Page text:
Obesity is a chronic, neurobehavioral disease that affects your health and can significantly reduce your overall quality of life. You are considered obese if your Body Mass Index (BMI) score, which compares your height to weight ratio, is 30 or higher. Over time, being overweight increases your risk of developing several other medical conditions. Bariatric surgeon, Jihad Kudsi, MD, shares some of the most common health risks associated with obesity.
According to the U.S. Surgeon General, obesity is a serious condition that can increase your risk of developing other health conditions including:
According to the American Cancer Society (ACS), being overweight can increase your risk of developing several types of cancer, including those of the breast, colon, kidney or prostate. The link between your weight and cancer risk is still being studied, but is thought to be associated with increased inflammation in your body, the impact additional weight has on certain hormone levels and other factors that regulate cell growth.
Excess weight, especially if carried in your abdominal area, combined with a lack of physical activity can lead to insulin resistance. Often, following a healthy diet, getting regular exercise and maintaining a healthy weight can help eliminate the need for diabetic medications. Weight loss and long-term weight management can improve, and in some cases, resolve type 2 diabetes.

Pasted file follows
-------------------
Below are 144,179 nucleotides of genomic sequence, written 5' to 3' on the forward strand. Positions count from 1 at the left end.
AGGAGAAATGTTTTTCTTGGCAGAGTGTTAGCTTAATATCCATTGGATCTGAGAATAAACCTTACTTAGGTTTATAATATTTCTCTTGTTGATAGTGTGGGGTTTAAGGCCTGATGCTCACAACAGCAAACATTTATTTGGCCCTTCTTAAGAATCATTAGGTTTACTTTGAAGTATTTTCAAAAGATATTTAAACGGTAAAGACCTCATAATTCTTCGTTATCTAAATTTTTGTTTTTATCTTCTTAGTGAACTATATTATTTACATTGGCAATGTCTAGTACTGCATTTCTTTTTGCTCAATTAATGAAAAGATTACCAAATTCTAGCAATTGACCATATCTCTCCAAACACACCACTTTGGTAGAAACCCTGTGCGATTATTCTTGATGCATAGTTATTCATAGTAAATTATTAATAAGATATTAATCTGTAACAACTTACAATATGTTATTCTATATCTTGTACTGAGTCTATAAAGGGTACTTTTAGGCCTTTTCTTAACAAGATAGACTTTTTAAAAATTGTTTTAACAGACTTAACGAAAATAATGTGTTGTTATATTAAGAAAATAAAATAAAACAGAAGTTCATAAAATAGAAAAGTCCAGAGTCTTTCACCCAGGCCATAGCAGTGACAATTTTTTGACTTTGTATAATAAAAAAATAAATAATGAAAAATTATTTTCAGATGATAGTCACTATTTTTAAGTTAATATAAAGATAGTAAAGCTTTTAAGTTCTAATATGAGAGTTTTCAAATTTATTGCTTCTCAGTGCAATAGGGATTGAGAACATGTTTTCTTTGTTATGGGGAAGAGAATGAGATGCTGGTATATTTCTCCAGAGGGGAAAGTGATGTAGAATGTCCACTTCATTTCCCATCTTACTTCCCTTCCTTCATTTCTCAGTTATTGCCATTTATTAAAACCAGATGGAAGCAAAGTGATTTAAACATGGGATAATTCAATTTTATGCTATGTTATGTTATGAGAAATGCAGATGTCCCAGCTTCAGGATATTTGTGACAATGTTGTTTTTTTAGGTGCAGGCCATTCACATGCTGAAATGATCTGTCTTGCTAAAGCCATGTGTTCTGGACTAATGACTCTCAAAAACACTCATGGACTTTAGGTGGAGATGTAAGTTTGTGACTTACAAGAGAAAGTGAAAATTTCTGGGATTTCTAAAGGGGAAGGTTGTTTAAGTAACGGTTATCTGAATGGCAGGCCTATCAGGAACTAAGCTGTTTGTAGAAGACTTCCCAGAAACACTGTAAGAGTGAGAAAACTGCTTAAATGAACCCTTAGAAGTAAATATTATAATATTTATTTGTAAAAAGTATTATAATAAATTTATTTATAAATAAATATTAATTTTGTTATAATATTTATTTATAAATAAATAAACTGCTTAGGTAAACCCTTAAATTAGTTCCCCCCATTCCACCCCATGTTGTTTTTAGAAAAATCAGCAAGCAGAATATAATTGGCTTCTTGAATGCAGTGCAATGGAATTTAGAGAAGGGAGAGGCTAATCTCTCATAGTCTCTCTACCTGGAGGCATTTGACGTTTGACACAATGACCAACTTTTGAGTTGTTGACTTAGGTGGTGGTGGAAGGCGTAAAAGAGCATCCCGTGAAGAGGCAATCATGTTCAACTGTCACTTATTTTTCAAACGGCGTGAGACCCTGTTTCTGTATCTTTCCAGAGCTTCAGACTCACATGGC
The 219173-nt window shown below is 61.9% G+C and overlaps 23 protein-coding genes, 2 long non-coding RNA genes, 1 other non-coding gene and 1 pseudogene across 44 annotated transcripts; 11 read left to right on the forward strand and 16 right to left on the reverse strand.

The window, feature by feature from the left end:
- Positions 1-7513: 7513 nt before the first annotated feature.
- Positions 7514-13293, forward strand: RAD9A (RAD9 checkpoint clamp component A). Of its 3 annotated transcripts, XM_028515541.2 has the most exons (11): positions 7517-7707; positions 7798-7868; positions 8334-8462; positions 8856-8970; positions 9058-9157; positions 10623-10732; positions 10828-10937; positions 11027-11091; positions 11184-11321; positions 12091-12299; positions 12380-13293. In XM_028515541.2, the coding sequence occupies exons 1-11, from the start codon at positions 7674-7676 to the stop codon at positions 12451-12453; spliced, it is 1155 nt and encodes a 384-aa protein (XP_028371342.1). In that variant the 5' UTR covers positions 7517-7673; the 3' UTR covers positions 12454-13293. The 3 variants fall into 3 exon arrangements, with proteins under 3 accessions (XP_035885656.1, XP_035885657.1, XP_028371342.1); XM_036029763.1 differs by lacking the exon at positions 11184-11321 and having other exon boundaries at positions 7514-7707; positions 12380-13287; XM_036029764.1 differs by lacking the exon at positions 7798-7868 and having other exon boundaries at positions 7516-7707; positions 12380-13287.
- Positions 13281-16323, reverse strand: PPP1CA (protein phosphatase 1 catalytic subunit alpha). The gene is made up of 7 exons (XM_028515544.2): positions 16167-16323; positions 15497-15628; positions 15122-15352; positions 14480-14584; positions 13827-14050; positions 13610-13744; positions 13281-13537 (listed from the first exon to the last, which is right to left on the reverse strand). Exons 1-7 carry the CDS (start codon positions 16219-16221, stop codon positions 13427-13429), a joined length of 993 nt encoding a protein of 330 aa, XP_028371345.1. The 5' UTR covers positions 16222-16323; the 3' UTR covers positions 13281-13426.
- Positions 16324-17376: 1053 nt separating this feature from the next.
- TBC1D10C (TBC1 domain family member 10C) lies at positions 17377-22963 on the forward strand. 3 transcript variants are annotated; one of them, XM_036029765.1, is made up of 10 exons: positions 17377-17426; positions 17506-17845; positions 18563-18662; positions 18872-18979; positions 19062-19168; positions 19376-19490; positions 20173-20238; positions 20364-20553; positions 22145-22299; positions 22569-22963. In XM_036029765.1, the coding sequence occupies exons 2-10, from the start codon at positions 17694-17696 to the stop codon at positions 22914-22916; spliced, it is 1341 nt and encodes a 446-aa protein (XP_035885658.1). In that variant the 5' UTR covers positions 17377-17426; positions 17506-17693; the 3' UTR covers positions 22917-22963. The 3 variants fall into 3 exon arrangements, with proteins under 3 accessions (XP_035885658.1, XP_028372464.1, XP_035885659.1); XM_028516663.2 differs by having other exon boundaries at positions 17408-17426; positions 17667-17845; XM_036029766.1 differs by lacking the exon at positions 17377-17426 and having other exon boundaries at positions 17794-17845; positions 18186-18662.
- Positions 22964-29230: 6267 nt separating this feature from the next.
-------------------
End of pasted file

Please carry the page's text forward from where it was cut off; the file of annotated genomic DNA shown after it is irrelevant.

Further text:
When there is additional fat tissue present, your body (and heart) has to work harder to pump blood throughout your body, adding pressure on your arteries and increasing your blood pressure. Over time, this can damage or weaken your heart and lead to other more serious heart related issues, like congestive heart failure.
Obesity can cause irregular heartbeats (arrhythmias) or atherosclerosis (hardening of your arteries). This is because, over time, fat deposits build up in your arteries, restricting the flow of blood to your heart and cause blood clots to form. Having an arrhythmia increases your risk for cardiac arrest, a heart attack or stroke.
Being overweight or obese often reduces your lung capacity, as fat accumulates in your neck, blocking your airflow and increasing your chances of developing respiratory infections, asthma or developing obstructive sleep apnea. Sleep apnea can also lead to additional weight gain because reduced sleep disrupts the production of hormones linked to your appetite and can cause you to feel drowsy and less active.
Our Weight Loss Clinic offers a variety of treatment options and the resources needed to achieve your weight loss goals and live a healthy, active lifestyle — from nutrition therapy and exercise planning to the management of metabolic disorders and surgical options. To schedule an appointment with the Weight Loss Clinic, call 630−348−3840.
If you are unable to achieve or maintain a healthy weight using diet and lifestyle modifications, you may want to consider additional treatment options, including bariatric (weight loss) surgery. In addition to being one of the most effective, long-lasting ways to treat obesity, bariatric surgery provides health benefits that go well beyond weight loss.